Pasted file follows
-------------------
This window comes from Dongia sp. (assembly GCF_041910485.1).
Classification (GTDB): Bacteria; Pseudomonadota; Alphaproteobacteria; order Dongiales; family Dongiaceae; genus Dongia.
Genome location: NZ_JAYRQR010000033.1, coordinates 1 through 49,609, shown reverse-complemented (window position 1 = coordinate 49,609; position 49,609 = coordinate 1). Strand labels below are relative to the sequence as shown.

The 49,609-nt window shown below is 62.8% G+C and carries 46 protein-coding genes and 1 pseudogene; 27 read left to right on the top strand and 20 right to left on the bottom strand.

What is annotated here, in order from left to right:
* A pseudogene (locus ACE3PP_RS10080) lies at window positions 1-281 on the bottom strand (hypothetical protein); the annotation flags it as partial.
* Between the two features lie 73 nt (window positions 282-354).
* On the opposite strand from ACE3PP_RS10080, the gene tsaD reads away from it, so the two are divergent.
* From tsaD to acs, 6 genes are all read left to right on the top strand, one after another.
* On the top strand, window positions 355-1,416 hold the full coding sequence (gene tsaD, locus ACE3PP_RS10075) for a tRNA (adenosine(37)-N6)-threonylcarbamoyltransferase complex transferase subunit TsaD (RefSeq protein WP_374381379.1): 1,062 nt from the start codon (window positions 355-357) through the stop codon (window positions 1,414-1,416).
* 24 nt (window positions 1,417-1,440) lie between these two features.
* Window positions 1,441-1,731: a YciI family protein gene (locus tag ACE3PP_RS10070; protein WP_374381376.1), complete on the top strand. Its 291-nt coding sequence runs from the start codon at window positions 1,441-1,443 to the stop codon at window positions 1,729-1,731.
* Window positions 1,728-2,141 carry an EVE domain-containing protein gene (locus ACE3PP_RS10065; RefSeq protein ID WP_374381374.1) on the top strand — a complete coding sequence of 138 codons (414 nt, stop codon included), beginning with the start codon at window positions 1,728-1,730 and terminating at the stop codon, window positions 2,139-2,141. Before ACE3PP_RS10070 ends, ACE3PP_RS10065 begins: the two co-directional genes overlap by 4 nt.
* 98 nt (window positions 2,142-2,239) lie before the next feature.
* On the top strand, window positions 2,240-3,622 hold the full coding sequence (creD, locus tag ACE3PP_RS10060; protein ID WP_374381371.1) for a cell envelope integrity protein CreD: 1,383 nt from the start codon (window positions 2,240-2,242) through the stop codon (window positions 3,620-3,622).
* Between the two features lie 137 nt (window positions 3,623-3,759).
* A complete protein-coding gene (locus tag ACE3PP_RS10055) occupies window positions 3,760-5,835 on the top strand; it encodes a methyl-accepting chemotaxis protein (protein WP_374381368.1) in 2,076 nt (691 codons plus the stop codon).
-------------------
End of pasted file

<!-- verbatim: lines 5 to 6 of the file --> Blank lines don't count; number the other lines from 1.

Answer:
What is annotated here, in order from left to right:
* A pseudogene (locus ACE3PP_RS10080) lies at window positions 1-281 on the bottom strand (hypothetical protein); the annotation flags it as partial.